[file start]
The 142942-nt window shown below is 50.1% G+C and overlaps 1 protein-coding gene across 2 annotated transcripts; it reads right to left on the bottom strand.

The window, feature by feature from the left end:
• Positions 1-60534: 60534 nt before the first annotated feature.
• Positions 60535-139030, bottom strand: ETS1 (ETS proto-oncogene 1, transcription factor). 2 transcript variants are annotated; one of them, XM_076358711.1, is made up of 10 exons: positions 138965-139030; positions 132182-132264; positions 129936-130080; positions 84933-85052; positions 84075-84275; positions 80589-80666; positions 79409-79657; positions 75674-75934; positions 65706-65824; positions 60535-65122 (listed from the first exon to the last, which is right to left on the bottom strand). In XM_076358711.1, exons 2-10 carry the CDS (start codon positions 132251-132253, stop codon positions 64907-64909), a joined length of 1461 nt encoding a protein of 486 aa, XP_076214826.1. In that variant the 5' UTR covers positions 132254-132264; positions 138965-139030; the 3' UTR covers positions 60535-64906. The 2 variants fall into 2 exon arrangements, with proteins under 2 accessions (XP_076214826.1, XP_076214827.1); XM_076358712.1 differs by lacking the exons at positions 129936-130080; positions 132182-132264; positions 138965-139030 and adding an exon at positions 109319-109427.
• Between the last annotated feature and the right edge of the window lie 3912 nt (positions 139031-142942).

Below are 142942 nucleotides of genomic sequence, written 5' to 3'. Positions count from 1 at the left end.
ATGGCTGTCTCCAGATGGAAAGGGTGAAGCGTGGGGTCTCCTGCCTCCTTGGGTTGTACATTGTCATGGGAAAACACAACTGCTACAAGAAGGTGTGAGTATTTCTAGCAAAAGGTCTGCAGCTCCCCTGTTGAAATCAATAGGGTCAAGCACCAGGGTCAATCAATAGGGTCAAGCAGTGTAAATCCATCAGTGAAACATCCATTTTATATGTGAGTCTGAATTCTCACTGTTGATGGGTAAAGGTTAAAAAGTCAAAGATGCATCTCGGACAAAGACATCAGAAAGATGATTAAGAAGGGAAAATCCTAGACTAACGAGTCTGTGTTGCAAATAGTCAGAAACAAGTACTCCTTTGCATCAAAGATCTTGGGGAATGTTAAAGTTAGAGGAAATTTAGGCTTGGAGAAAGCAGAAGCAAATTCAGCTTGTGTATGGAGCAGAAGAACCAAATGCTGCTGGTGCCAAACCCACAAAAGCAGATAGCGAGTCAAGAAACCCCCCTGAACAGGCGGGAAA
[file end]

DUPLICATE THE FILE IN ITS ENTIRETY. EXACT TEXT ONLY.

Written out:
The 142942-nt window shown below is 50.1% G+C and overlaps 1 protein-coding gene across 2 annotated transcripts; it reads right to left on the bottom strand.

The window, feature by feature from the left end:
• Positions 1-60534: 60534 nt before the first annotated feature.
• Positions 60535-139030, bottom strand: ETS1 (ETS proto-oncogene 1, transcription factor). 2 transcript variants are annotated; one of them, XM_076358711.1, is made up of 10 exons: positions 138965-139030; positions 132182-132264; positions 129936-130080; positions 84933-85052; positions 84075-84275; positions 80589-80666; positions 79409-79657; positions 75674-75934; positions 65706-65824; positions 60535-65122 (listed from the first exon to the last, which is right to left on the bottom strand). In XM_076358711.1, exons 2-10 carry the CDS (start codon positions 132251-132253, stop codon positions 64907-64909), a joined length of 1461 nt encoding a protein of 486 aa, XP_076214826.1. In that variant the 5' UTR covers positions 132254-132264; positions 138965-139030; the 3' UTR covers positions 60535-64906. The 2 variants fall into 2 exon arrangements, with proteins under 2 accessions (XP_076214826.1, XP_076214827.1); XM_076358712.1 differs by lacking the exons at positions 129936-130080; positions 132182-132264; positions 138965-139030 and adding an exon at positions 109319-109427.
• Between the last annotated feature and the right edge of the window lie 3912 nt (positions 139031-142942).

Below are 142942 nucleotides of genomic sequence, written 5' to 3'. Positions count from 1 at the left end.
ATGGCTGTCTCCAGATGGAAAGGGTGAAGCGTGGGGTCTCCTGCCTCCTTGGGTTGTACATTGTCATGGGAAAACACAACTGCTACAAGAAGGTGTGAGTATTTCTAGCAAAAGGTCTGCAGCTCCCCTGTTGAAATCAATAGGGTCAAGCACCAGGGTCAATCAATAGGGTCAAGCAGTGTAAATCCATCAGTGAAACATCCATTTTATATGTGAGTCTGAATTCTCACTGTTGATGGGTAAAGGTTAAAAAGTCAAAGATGCATCTCGGACAAAGACATCAGAAAGATGATTAAGAAGGGAAAATCCTAGACTAACGAGTCTGTGTTGCAAATAGTCAGAAACAAGTACTCCTTTGCATCAAAGATCTTGGGGAATGTTAAAGTTAGAGGAAATTTAGGCTTGGAGAAAGCAGAAGCAAATTCAGCTTGTGTATGGAGCAGAAGAACCAAATGCTGCTGGTGCCAAACCCACAAAAGCAGATAGCGAGTCAAGAAACCCCCCTGAACAGGCGGGAAA